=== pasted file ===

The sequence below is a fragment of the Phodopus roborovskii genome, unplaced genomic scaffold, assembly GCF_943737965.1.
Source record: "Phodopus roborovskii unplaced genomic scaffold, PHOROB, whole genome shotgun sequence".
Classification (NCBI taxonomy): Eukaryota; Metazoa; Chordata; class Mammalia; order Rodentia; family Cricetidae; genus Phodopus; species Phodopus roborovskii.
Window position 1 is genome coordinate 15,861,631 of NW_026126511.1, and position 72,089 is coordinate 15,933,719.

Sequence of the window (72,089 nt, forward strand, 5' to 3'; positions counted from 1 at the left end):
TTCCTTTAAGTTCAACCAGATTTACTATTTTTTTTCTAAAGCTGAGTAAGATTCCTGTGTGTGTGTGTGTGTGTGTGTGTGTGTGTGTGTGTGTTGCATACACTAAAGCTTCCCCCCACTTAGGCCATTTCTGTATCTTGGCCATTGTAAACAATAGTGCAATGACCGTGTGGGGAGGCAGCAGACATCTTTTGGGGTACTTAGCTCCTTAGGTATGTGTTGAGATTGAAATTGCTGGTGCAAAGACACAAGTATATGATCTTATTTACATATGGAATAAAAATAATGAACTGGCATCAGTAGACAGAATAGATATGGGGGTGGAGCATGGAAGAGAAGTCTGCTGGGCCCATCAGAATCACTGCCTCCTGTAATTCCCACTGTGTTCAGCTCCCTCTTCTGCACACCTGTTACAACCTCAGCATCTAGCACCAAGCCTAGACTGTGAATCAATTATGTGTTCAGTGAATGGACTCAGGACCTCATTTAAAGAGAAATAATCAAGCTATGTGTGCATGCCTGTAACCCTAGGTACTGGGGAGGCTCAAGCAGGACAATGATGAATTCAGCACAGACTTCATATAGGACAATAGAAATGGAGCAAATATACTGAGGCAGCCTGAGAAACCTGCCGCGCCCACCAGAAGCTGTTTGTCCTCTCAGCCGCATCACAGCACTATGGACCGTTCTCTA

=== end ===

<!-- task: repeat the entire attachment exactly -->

The sequence below is a fragment of the Phodopus roborovskii genome, unplaced genomic scaffold, assembly GCF_943737965.1.
Source record: "Phodopus roborovskii unplaced genomic scaffold, PHOROB, whole genome shotgun sequence".
Classification (NCBI taxonomy): Eukaryota; Metazoa; Chordata; class Mammalia; order Rodentia; family Cricetidae; genus Phodopus; species Phodopus roborovskii.
Window position 1 is genome coordinate 15,861,631 of NW_026126511.1, and position 72,089 is coordinate 15,933,719.

Sequence of the window (72,089 nt, forward strand, 5' to 3'; positions counted from 1 at the left end):
TTCCTTTAAGTTCAACCAGATTTACTATTTTTTTTCTAAAGCTGAGTAAGATTCCTGTGTGTGTGTGTGTGTGTGTGTGTGTGTGTGTGTGTGTTGCATACACTAAAGCTTCCCCCCACTTAGGCCATTTCTGTATCTTGGCCATTGTAAACAATAGTGCAATGACCGTGTGGGGAGGCAGCAGACATCTTTTGGGGTACTTAGCTCCTTAGGTATGTGTTGAGATTGAAATTGCTGGTGCAAAGACACAAGTATATGATCTTATTTACATATGGAATAAAAATAATGAACTGGCATCAGTAGACAGAATAGATATGGGGGTGGAGCATGGAAGAGAAGTCTGCTGGGCCCATCAGAATCACTGCCTCCTGTAATTCCCACTGTGTTCAGCTCCCTCTTCTGCACACCTGTTACAACCTCAGCATCTAGCACCAAGCCTAGACTGTGAATCAATTATGTGTTCAGTGAATGGACTCAGGACCTCATTTAAAGAGAAATAATCAAGCTATGTGTGCATGCCTGTAACCCTAGGTACTGGGGAGGCTCAAGCAGGACAATGATGAATTCAGCACAGACTTCATATAGGACAATAGAAATGGAGCAAATATACTGAGGCAGCCTGAGAAACCTGCCGCGCCCACCAGAAGCTGTTTGTCCTCTCAGCCGCATCACAGCACTATGGACCGTTCTCTA